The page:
The relation of gold to US treasuries, the US Dollar and equities have changed with the precious metal behaving like a risky asset rather than a safe haven.
Gold has been losing its safe haven status to US treasuries with the yellow metal prices falling substantially from the all-time high and treasuries staying steady. In times of crisis and inflation, gold prices shoot up along with treasuries and the US Dollar. Sometimes the US dollar and gold move inversely, but treasuries and gold tend to move up in tandem. The other co-relation is that gold tends to move down when equities move up.
Let us look at the chart of gold compared to treasuries.
We are using the gold exchange traded fund (ETF) GLD as a proxy for the precious metal and 20-year treasury bond EFT, TLT, for US securities. The chart shows that while prices of gold have fallen and gone into a downtrend channel, prices of TLT have held steady. This shows that investors prefer US treasuries over gold at least for now. One of the factors for the fall in gold is that Fed has stopped quantitative easing, which means more money is not being pumped into the system. Additionally, with operation twist the Fed is keeping long term interest rates low which keeps bond prices high.
The relationship between the US Dollar and gold can be rocky. Sometimes they dance together and sometimes they go their separate ways. When the market faces a high degree of risk aversion, gold and the dollar tango and rally. However, if there is no panic in the markets, a rise in the dollar often leads to a fall in gold. Over the past few months that's exactly what has happened. The dollar has rallied pushing gold down.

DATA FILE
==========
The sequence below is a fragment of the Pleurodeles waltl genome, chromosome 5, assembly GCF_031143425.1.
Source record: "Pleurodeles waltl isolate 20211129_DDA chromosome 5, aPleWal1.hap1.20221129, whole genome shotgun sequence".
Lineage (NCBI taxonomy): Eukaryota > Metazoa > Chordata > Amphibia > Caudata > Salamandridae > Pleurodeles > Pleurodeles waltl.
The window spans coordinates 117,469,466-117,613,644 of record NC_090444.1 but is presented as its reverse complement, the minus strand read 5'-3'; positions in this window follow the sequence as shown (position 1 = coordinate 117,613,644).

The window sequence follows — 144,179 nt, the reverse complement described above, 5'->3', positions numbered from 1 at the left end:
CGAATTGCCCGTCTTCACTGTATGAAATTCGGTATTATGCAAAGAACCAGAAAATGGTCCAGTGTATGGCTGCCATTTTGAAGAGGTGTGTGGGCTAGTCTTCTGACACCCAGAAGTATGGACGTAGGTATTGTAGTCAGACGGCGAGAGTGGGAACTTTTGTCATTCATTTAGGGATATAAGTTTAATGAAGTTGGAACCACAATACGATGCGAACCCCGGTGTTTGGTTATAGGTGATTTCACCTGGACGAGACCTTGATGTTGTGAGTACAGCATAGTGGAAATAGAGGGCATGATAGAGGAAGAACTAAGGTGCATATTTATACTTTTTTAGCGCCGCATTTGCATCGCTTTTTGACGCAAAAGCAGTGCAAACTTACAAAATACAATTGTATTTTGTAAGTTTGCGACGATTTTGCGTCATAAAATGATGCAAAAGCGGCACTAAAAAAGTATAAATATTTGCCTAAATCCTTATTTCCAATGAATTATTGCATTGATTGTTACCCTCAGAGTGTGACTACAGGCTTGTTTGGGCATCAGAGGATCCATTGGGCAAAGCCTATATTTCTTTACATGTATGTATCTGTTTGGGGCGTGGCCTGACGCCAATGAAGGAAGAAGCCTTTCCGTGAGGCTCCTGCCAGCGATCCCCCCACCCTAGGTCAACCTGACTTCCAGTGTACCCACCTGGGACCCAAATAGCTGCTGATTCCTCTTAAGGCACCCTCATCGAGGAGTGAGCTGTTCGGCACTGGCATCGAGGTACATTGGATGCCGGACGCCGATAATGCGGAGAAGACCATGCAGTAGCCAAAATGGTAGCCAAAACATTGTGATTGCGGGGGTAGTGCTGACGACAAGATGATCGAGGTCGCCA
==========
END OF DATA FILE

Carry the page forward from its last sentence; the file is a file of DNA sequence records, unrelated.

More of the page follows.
However, the most interesting factor of is the complementary relationship between gold and equities. A look the chart shows the price movement of gold in the upper chart and that of SPY (the S&P 500 ETF) in the lower one.
The turning points are marked by the green vertical lines. Notice that when the price of SPY rises so does that of GLD. Generally, a rally in gold prices results in a fall in equities.
Given the scrambled nature of the inter-market connections, gold bugs are confused about what to do. The best option is to trade gold based on what gold itself is doing. A look at the gold chart will show that gold formed what technical analysts call a bullish inverse head and shoulders.
Given the fact that gold broke out of the neckline, which is the signal to confirm the bullish pattern, it could all the way up to the levels marked by the horizontal red lines. If the first resistance zone is broken, prices can rally to the second one higher.
The best time to trade gold is when all the inter market connections work perfectly. However, if the connections are not working, one can trade gold based on its price alone. But in such a scenario taking a long term view on gold can be difficult and hence swing and intra-day trades are the better options.